Kawasaki India and the stupidity behind big brands

By | August 11, 2016

In case you don’t already know, 11 people booked bikes from SNK Kawasaki, Palm Beach, Navi Mumbai. None of them got anything, the dealer isn’t returning the money, and Kawasaki India says they can’t do shit. As always, all the useful stuff is on Team-BHP.

If you are wondering why none of this was reported on any of our esteemed automotive websites, who never miss an opportunity to write about that shiny new paint scheme or that slightly more bent exhaust, the reason is rather obvious. At some level, this is Kawasaki’s fault, and there’s no way they can put those words on their front page.

Can’t make daddy angry, or he’ll not let you play with that next toy.

This is not a new development, the troubles had started around April 2016. However, the combination of the sheer balls of the Palm Beach dealer, and the sheer lack of them with Kawasaki India, meant that far more people were affected than they should have been, and the issue has dragged on till now, which it absolutely shouldn’t have.

Here are some of my observations about the entire scenario. Please keep in mind that this is not a piece of investigative journalism, there are no new facts here that aren’t in the Team-BHP thread. The following 2000 words are my interpretation of the situation, based in the wider scope of past events.

1. Kawasaki is making the same mistake that Triumph and RE did

I have no idea what the hell is wrong with these big brands, what kind of morons work there, and what kind of supermorons own the establishment. When Triumph destroyed their brand image in that fiery detuning nuclear explosion, they made exactly the same mistake. A few months ago when Royal Enfield made a recall of their Himalayans, they did it too.

The worst thing Kawasaki can do right now is be silent.

There are a number of reasons for pulling your balls out of your ass, going online, and making things perfectly clear to your customers.

  1. You have nothing to lose, the damage is already done. Moreover, you’ve got a bunch of people who’ve paid you crores of Rupees, some of them with bank loans whose EMIs have already begun. They are yours, by the neck.
  2. Imagine paying lacs for your dream motorcycle, and then spending the next few months fighting on never-ending calls and Email chains. These dudes are desperate, they want nothing more than their motorcycles. You give them clear-cut, honest, and most importantly, public answers to their questions, and they’ll be patient with you. If not, they’ll do the only thing they can, rant.
  3. You’ll of course need to handle them individually as well, but it’s important to go public so that the customers don’t feel that someone is getting preferential treatment. Remember the fuckfest after the Triumph fiasco? Or more recently, remember the vague and illogical handling of the Himalayan recalls by RE? The customers need to know that they are all in the same boat, not one guy on a cruise and another in a dingy.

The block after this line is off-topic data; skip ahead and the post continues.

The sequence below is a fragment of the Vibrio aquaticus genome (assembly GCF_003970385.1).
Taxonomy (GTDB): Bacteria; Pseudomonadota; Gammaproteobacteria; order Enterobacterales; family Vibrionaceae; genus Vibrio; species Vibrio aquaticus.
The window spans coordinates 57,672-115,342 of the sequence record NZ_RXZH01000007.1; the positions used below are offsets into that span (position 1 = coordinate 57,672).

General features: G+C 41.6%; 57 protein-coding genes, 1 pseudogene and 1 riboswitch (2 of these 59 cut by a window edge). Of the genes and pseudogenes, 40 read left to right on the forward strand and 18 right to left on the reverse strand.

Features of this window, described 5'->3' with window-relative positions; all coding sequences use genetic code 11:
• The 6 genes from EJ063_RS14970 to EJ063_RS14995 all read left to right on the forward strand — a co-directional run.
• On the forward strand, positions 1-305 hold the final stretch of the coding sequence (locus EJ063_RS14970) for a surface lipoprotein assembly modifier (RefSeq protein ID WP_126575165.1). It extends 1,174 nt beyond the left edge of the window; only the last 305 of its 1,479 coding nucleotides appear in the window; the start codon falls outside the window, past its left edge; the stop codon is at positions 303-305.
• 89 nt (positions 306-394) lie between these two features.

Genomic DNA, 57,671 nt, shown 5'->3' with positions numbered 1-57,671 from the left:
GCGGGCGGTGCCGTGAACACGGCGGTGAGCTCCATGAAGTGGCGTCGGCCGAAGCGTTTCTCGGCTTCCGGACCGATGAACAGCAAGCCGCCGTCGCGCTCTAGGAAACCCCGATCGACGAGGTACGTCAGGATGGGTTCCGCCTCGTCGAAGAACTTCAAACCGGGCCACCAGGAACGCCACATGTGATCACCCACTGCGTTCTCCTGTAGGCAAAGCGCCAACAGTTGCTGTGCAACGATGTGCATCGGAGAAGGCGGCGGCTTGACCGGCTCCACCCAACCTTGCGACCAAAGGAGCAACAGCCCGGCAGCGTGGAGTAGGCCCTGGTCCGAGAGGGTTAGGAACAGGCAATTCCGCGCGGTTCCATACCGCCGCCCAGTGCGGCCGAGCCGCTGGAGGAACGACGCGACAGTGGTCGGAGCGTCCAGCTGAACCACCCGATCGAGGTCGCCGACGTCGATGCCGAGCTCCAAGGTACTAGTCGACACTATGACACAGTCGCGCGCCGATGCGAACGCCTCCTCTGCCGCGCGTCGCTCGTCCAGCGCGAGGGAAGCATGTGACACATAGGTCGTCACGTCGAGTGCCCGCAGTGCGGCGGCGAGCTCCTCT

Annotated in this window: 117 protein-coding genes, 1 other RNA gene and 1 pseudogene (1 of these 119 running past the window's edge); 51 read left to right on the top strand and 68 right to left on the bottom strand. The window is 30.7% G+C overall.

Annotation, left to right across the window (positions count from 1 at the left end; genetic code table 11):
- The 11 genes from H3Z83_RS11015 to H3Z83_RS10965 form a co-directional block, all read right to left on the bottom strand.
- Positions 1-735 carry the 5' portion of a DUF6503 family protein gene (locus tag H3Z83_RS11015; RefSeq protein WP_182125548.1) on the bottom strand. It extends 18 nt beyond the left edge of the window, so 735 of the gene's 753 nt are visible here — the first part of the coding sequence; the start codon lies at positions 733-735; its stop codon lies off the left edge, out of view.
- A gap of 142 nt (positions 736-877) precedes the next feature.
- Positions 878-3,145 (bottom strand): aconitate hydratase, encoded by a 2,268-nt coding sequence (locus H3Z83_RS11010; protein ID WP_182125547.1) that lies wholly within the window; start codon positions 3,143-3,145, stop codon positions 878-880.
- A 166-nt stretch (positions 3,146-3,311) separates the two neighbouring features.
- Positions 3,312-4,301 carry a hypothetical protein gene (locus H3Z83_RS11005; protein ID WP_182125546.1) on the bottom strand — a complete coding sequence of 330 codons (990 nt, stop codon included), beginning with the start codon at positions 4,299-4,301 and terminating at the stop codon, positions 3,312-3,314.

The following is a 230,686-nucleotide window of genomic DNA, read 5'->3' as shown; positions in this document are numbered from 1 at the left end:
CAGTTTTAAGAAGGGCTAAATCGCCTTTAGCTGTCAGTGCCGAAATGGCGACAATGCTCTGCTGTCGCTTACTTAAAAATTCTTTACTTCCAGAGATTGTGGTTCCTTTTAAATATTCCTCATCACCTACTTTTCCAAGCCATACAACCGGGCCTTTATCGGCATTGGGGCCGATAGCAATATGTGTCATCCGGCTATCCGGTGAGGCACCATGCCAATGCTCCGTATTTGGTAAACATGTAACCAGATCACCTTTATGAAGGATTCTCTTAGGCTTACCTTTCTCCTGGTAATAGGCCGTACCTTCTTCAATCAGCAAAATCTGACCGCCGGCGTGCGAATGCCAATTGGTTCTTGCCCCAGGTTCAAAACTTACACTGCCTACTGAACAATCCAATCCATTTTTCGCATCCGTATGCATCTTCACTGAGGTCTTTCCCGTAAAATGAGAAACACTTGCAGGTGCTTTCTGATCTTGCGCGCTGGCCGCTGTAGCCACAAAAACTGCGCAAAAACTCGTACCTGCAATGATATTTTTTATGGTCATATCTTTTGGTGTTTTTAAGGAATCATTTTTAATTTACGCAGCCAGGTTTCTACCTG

4. If Kawasaki India had made things clear when they started to go bad around April, the customers who ended up pouring their money into the shredder around June-July would’ve been spared all the tension and agony. How hard could it have been? You know your dealer has gone rogue, put up a Facebook post warning people not to buy anything from there, and you are done. Not only did Kawasaki not give a rat’s ass, they haven’t even bothered to remove the dealer from their website, even now.
  5. More than anything else, taking responsibility, making the waters clear, and plotting out a future course of action stops all the negative rumors that a brand attracts in such a case. Look at this fucking article, it’s basically just a bunch of expletives interspaced by some other less vulgar expletives that make Kawasaki look bad. If they had put up a post on Facebook making the situation clear, I would have nothing to write over here.

Man up, accept your mistakes, tell them it’ll all be OK, and make sure it is. Don’t hide behind phones and Emails, all that does is make you look guilty, and gives a chance to others to imagine things and concoct damaging rumours.

2. I can’t believe Kawasaki India thinks it’s not at fault

If you go through the replies by the Kawasaki India representatives in the Team-BHP thread, you’ll notice 2 things.

First off, they are hilariously stupid. The customer doesn’t give 2 shits about the dealer, for him the dealer IS Kawasaki, that’s the entire point of a dealer. Kawasaki makes the bikes, they don’t open showrooms or hire the service staff. If Kawasaki is God, then their Palm Beach dealer is Jesus.

Second, all the replies seem to be done by people who have no real power, all they can do is parrot away in different ways what they’ve been told to say.

Both of these items are disturbing, especially when combined with their disregard of social media. The entire organisational structure seems to be unhinged, with nobody having any real authority, or any real idea what needs to be done at what time. This type of negative look at the internals of such a giant brand will certainly change the minds of quite a few prospective buyers.